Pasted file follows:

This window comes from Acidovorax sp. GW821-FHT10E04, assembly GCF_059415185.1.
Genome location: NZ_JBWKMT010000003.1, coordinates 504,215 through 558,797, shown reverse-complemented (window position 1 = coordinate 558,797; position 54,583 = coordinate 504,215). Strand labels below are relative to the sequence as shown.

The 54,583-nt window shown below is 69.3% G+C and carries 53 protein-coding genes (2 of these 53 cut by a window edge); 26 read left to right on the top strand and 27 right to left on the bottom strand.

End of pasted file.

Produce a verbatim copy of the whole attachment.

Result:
This window comes from Acidovorax sp. GW821-FHT10E04, assembly GCF_059415185.1.
Genome location: NZ_JBWKMT010000003.1, coordinates 504,215 through 558,797, shown reverse-complemented (window position 1 = coordinate 558,797; position 54,583 = coordinate 504,215). Strand labels below are relative to the sequence as shown.

The 54,583-nt window shown below is 69.3% G+C and carries 53 protein-coding genes (2 of these 53 cut by a window edge); 26 read left to right on the top strand and 27 right to left on the bottom strand.